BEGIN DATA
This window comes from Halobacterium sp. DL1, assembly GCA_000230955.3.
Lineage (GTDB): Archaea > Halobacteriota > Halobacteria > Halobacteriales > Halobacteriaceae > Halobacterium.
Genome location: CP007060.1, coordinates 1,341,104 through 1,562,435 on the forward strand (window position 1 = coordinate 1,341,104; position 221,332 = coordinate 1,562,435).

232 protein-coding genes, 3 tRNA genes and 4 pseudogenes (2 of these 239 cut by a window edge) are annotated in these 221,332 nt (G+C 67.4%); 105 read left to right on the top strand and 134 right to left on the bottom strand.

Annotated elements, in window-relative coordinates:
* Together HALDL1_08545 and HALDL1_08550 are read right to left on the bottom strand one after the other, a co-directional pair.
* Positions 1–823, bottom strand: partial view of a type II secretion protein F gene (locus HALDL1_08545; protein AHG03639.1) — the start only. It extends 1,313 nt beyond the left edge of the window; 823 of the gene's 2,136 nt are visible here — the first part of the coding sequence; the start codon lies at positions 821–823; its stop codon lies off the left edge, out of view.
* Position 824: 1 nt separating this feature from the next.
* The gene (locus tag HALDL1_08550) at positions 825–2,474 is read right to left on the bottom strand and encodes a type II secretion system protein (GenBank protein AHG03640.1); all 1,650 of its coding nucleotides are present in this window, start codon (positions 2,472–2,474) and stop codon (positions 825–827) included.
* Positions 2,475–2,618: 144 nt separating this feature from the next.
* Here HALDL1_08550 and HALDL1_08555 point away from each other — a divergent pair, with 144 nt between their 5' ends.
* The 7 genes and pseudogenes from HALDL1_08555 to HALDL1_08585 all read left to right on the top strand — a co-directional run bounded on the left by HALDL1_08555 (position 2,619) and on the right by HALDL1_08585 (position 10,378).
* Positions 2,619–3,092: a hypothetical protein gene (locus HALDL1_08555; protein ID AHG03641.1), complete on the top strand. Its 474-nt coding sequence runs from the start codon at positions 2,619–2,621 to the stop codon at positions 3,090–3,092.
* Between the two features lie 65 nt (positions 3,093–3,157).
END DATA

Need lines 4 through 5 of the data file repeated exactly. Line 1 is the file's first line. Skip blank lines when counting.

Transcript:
232 protein-coding genes, 3 tRNA genes and 4 pseudogenes (2 of these 239 cut by a window edge) are annotated in these 221,332 nt (G+C 67.4%); 105 read left to right on the top strand and 134 right to left on the bottom strand.

Annotated elements, in window-relative coordinates: